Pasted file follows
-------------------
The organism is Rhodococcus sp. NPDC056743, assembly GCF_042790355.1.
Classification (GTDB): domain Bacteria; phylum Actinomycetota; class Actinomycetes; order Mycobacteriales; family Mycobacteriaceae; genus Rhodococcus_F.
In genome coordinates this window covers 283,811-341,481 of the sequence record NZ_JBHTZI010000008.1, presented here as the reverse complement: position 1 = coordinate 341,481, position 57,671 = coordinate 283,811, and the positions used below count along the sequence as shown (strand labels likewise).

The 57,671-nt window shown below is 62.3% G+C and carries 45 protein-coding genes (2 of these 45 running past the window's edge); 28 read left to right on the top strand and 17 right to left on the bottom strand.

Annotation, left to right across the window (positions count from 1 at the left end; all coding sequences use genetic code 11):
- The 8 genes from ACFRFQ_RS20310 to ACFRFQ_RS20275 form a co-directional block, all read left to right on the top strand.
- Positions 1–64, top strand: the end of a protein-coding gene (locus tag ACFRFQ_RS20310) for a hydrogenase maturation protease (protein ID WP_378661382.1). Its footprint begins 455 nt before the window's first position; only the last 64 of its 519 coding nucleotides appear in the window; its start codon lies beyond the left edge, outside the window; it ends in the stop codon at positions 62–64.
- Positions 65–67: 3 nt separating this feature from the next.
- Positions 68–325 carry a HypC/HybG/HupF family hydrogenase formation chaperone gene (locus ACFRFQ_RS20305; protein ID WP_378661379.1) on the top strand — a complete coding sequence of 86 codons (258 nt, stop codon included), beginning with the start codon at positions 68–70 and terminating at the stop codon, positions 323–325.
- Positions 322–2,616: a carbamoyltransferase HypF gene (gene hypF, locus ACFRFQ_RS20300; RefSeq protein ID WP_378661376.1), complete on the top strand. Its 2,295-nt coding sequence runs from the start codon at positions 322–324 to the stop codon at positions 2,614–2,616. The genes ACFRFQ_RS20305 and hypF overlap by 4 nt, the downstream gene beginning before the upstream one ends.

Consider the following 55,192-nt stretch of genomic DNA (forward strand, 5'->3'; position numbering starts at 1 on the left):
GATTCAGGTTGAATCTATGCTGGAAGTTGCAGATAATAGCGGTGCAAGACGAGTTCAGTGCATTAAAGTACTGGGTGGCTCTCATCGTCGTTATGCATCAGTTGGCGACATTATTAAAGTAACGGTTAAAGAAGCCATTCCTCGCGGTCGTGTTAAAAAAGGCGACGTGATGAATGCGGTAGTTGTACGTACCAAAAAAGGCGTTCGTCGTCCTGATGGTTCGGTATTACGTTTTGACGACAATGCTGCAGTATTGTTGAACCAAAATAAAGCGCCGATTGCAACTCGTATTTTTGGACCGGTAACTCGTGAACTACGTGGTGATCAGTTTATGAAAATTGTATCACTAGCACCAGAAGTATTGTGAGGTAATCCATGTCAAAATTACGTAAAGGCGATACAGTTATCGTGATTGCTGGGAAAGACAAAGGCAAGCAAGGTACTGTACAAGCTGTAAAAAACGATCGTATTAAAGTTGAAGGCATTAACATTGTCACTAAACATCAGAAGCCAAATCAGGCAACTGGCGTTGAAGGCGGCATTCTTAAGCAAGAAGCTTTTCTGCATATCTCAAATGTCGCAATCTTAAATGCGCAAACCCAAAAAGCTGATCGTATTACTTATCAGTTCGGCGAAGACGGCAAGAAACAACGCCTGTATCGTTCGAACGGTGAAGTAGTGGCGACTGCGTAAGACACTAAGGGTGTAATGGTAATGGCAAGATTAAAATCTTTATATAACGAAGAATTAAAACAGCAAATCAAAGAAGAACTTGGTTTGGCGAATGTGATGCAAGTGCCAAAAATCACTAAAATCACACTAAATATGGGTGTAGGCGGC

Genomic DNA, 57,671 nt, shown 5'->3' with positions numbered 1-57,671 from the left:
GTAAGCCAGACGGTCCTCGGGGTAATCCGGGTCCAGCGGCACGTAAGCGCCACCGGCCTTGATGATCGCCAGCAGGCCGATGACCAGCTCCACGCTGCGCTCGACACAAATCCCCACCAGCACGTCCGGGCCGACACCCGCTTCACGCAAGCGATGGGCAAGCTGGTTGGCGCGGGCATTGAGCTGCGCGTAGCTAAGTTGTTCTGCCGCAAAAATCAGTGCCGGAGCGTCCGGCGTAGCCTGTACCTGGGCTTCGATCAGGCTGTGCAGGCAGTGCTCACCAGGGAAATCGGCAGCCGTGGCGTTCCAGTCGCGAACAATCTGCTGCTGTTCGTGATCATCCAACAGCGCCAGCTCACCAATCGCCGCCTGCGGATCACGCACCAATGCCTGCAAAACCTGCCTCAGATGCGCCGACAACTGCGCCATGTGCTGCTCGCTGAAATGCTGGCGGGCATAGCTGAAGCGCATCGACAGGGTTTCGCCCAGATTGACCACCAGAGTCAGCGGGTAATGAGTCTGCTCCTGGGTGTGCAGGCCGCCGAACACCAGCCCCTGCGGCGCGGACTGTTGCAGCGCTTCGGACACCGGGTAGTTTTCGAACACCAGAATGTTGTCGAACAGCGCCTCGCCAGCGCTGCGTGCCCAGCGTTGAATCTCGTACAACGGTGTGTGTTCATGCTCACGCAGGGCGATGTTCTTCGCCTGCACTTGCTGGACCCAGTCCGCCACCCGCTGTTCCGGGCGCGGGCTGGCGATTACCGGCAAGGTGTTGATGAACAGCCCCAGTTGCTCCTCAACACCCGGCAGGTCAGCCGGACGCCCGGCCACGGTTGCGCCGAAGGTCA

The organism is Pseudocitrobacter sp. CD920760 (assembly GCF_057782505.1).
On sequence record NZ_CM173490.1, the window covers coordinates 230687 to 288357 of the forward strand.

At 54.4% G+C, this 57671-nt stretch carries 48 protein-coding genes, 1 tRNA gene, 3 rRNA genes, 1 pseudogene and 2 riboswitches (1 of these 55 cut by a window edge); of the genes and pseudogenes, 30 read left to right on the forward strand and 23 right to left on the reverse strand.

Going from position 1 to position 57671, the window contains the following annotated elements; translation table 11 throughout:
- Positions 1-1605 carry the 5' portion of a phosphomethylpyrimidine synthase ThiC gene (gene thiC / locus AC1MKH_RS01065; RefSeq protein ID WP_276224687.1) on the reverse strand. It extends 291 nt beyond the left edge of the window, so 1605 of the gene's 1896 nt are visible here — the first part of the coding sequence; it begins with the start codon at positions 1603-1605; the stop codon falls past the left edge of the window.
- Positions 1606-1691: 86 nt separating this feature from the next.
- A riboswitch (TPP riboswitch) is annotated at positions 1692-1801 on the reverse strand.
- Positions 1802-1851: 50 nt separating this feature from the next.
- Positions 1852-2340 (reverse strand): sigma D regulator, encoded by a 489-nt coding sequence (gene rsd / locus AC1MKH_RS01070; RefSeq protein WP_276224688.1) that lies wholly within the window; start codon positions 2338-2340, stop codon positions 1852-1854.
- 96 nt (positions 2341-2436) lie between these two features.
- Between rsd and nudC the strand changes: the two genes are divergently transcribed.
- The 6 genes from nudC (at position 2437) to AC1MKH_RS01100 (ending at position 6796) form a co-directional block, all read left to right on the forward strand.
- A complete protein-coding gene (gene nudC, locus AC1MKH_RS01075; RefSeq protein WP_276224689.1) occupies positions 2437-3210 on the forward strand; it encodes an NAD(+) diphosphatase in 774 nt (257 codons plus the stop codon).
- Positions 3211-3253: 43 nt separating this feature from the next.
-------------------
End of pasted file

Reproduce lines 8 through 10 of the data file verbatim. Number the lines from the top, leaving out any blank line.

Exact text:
- Positions 65–67: 3 nt separating this feature from the next.
- Positions 68–325 carry a HypC/HybG/HupF family hydrogenase formation chaperone gene (locus ACFRFQ_RS20305; protein ID WP_378661379.1) on the top strand — a complete coding sequence of 86 codons (258 nt, stop codon included), beginning with the start codon at positions 68–70 and terminating at the stop codon, positions 323–325.
- Positions 322–2,616: a carbamoyltransferase HypF gene (gene hypF, locus ACFRFQ_RS20300; RefSeq protein ID WP_378661376.1), complete on the top strand. Its 2,295-nt coding sequence runs from the start codon at positions 322–324 to the stop codon at positions 2,614–2,616. The genes ACFRFQ_RS20305 and hypF overlap by 4 nt, the downstream gene beginning before the upstream one ends.